Britain’s Shadow Brexit secretary has said Labour must keep the option of a second EU referendum open.
Following the defeat of Prime Minister Theresa May's Brexit deal, Keir Starmer said the choice lay between instructing the government to negotiate a close economic relationship with the European Union based on a customs union, and a further public vote.
Speaking at a conference in London, he said that with time running out before before Brexit day on March 29, it now appeared "inevitable" the government would have to apply for an extension to the Article 50 withdrawal process.
He drew the loudest cheer, however, when he said Labour stood by the commitment made at the party conference last year in Liverpool that if it was unable to force a general election all options must remain on the table - including another referendum.
"That is a very important commitment. It's a commitment to you, our members and our movement. And it is one we will keep," he said.
"As I set out in Liverpool, a public vote has to be an option for Labour. After all, deeply embedded in our values are internationalism, collaboration and cooperation with our European partners."
Mr Starmer again made clear that he believed that in the event of a second referendum, the option of remaining in the EU must be on the ballot paper.
"I don't think it is any secret I firmly believe there should be a Remain option - and there has to be a genuine Leave option," he said.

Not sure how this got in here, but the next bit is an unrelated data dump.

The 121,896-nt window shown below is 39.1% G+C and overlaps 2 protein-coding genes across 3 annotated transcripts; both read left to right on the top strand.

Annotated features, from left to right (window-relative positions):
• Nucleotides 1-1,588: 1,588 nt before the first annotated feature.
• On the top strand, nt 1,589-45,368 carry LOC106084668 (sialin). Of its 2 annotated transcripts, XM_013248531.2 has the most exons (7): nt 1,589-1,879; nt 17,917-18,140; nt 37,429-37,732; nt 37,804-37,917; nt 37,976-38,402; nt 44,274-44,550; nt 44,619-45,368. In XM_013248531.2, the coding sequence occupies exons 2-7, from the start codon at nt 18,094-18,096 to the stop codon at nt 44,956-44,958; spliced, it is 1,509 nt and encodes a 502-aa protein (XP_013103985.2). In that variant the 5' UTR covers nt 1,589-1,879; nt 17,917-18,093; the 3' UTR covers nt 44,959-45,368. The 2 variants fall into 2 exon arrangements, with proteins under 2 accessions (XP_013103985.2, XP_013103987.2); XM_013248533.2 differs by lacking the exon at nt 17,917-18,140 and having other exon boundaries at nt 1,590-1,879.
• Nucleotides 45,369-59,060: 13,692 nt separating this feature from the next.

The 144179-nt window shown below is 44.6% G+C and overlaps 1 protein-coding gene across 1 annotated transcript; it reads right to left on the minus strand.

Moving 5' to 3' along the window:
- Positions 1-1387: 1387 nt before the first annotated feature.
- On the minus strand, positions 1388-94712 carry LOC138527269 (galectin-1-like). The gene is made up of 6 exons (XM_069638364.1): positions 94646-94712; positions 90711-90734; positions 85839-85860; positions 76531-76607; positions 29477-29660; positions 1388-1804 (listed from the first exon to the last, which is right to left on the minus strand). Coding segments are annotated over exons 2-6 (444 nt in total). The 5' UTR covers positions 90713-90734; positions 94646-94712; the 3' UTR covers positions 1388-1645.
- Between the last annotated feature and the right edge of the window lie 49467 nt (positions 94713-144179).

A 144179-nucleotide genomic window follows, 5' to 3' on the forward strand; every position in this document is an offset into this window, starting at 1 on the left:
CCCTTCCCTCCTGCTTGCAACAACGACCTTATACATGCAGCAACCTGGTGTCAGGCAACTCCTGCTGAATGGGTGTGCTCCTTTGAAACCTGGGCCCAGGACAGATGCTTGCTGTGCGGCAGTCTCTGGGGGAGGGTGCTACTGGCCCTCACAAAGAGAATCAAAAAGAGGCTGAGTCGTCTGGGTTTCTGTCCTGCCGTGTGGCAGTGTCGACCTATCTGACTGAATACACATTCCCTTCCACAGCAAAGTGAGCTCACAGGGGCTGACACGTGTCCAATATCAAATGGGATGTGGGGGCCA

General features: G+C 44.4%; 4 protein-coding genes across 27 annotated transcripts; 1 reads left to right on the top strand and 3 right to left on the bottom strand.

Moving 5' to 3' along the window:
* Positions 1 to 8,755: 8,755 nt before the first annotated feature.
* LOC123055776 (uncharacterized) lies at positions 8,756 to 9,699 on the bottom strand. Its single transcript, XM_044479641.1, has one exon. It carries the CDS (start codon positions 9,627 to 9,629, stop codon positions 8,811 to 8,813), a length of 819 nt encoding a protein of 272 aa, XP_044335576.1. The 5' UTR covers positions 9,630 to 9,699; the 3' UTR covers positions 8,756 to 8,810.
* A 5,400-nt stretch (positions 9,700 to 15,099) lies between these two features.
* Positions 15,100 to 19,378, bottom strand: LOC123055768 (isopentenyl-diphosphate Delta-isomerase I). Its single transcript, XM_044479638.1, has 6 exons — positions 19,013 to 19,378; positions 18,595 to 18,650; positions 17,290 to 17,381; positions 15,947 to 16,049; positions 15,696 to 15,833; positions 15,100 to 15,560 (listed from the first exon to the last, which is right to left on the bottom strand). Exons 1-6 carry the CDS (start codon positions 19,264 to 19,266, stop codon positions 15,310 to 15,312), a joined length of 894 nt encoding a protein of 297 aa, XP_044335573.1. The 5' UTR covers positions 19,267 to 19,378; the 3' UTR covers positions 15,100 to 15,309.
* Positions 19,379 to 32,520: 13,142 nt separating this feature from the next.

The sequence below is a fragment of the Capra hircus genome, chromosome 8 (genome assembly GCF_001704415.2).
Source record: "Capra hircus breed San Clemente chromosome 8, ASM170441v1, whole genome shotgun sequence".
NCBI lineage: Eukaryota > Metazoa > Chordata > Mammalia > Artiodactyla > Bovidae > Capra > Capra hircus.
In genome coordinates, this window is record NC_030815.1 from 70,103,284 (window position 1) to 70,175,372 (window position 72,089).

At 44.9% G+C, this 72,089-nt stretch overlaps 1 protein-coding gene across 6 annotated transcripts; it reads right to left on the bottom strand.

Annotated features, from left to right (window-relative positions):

He said that with the raft of legislation that still needed to get through Parliament before Brexit, it was difficult to see how an extension to Article 50 could be avoided.
"It seems inevitable to me that the Government will have to apply for an extension of Article 50," he said.
"So, it's time for us to inject some honesty into this debate, and to identify the credible solutions that remain.
"In the coming weeks Parliament will have the chance to take control. That starts by being open about the dilemmas we face, and the credible choices that are still available."
Meanwhile Labour deputy leader Tom Watson has said the party is "oligated" to talk to Mrs May about Brexit if she is offering to do so.
During a question and answer session at the same conference, Mr Watson said that while Labour had to respect the result of the 2016 referendum, it was not offering a "blank cheque".
"We are obligated I think through our sense of patriotism and respect for democracy to have an intelligent conversation on Brexit with Theresa May if she is offering it. But there is no bargain basement Brexit on our agenda," he said.
Party leader Jeremy Corbyn is currently refusing to meet Mrs May unless she rules out a no-deal Brexit.
Mr Watson said that ultimately it might require a second referendum to break the deadlock in Parliament.
"That might be the only way that insurance policy part of our conference resolution can help break the impasse in those Brexit negotiations," he said.